This folder contains a collection of documents apparently put together by the Federation of Jewish communities. All the documents testify to abuse of Jewish property or person in some way. Included is a testimony from Alba Iulia and a bill of sale (from a Jewish man to the Legionnaires) from Brașov.

The Jewish Communities of Romania Collection (sometimes also described by the Romanian National Archives as the Documents Collection of the Jewish Communities of Romania) contains documents created and received by Jewish communities and organizations functioning in Romania from the 19th century to the first half of the 20th century.

The documents until World War II are composed of a variety of items reflecting community life, including statutes, correspondence, reports, and membership lists. Documents from the World War II period generally address the plight of Romanian Jews during this period. This material includes reports on persecutions and expropriations, correspondence and other documents related to deportees, and emigration paperwork. The post-World War II material generally deals with the repatriation of Jewish deportees to the Romanian-organized camps in Transnistria, the welfare of survivors, emigration, and the activities of the Federation of Jewish Communities in Romania and of the Jewish Democratic Committee (communist Jewish organization). For the complete inventory list of the collection, please see this link (in Romanian only): http://www.arhivelenationale.ro/images/custom/image/Pdf-uri/DANIC_Fonduri%20si%20colectii/Feudale/Colectia%20comunitati%20evreiesti%201818-1959.pdf

JBAT archivists surveyed folders containing material related specifically to Bukovina and Transylvania. For details on the contents of these folders, please see the list below and click on any link.

Please note JBAT archivists did not survey this material directly. The folder description provided by the CNSAS inventory reads: folder dealing with the issue: organizations and extremist-terrorist groups or dissidents of the same who envision actions upon the territory of Romania - report on the opening of the file, chart with terrorist organizations of the following: Palestinians, Armenians, Kuds, Ethopians, Somalians, Sudanese, Libians, Iranians, Libanese, Jews, Congolese, West-Germans, Italians, French, Balkans, Iberians, Nordic [peoples], Asians, South-Americans, religious extremists.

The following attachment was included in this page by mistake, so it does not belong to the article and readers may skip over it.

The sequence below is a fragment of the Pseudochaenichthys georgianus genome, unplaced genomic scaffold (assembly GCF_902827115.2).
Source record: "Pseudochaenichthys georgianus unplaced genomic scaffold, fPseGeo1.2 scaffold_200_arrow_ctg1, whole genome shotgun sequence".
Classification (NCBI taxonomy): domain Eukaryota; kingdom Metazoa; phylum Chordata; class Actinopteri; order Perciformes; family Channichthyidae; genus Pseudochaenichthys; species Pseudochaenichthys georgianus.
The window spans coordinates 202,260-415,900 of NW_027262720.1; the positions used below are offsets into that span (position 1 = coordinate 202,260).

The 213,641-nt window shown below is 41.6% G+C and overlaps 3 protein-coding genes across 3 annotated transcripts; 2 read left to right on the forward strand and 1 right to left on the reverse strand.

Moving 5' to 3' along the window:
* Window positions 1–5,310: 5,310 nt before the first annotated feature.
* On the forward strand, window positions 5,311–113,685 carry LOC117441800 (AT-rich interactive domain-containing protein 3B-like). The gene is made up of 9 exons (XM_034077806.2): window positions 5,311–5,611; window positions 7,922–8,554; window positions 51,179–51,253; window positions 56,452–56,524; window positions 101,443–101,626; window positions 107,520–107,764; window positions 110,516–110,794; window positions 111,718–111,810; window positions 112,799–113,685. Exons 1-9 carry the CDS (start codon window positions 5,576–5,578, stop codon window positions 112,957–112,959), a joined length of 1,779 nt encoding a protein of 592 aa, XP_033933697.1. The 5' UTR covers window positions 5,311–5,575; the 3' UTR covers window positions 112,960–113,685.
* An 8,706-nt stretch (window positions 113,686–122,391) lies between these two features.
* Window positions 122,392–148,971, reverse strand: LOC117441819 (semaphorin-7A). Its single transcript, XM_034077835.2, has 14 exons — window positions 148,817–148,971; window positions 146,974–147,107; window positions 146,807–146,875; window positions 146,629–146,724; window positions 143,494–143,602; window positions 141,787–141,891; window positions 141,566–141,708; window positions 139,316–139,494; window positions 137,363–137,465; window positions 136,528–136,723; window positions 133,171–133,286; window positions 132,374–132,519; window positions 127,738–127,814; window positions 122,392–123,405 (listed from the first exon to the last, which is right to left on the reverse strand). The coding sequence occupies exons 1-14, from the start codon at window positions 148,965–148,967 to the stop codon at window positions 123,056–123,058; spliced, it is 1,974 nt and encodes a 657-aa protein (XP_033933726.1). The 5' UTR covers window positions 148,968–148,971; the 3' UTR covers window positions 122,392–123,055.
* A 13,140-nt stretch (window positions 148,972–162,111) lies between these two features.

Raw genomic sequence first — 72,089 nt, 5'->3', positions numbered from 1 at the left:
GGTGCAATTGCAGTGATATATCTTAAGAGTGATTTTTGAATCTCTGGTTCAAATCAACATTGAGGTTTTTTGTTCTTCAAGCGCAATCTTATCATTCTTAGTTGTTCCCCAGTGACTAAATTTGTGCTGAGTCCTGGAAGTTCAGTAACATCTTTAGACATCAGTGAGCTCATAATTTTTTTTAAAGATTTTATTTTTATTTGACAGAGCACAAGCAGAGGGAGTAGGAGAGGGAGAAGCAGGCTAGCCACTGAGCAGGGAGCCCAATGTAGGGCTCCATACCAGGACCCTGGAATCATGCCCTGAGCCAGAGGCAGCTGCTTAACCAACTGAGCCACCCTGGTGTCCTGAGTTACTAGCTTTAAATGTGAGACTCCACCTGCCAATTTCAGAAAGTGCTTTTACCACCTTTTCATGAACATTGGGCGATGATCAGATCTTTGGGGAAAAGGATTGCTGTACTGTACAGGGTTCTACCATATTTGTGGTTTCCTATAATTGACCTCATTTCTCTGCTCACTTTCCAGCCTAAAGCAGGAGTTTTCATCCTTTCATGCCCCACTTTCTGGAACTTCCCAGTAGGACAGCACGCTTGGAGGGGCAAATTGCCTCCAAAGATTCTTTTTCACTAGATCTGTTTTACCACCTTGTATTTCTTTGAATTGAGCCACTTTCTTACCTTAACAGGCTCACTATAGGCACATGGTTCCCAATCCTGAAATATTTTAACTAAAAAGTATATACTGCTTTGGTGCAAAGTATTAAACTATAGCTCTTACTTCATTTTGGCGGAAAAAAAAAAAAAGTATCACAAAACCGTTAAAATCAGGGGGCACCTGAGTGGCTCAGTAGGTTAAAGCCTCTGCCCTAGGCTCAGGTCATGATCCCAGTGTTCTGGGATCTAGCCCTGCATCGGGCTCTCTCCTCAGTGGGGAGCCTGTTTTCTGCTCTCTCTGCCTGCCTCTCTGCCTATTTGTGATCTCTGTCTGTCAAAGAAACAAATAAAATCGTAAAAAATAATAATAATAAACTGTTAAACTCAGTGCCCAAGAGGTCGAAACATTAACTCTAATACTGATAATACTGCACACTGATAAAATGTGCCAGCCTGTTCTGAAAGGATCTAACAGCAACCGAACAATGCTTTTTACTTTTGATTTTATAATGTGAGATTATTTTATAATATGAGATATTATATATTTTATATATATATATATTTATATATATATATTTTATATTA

The collection includes the paperwork and material collected by the Alba county Securitate (Romanian Communist Secret Police) offices under communism. The material includes select folders from the pre-communist period; these folders were presumably in the possession of the police and seized by the Securitate at some point in time. Unlike most county collections, there are very few folder titles which explicitly mention Jewish matters. There are many hundreds of folders which are obliquely titled or refer to a place (ie. Valea Lunga, etc) but give no indication as to the details of the contents. At the time of the JBAT survey (2015), the inventory for this collection was accessible only at the physical location of the CNSAS and only in digital form on the computers of the CNSAS reading room. The inventory provided no indication as to the linear extent of the collection and gave no additional details as to its history or content. For details on folders titled as specifically containing material related to the Jewish population, please click on the link(s) below.

This folder contains the paperwork for numerous individuals from Alba Iulia applying for permission to exercise their respective profession and/or to be exempted from forced labor. The documents may include birth details, occupational details, various references and recommendations, and often a photo of the individual. There is also various paperwork in general regarding the position of the Jewish community of Alba Iulia and other supporting documents from companies who wished to retain their Jewish employees.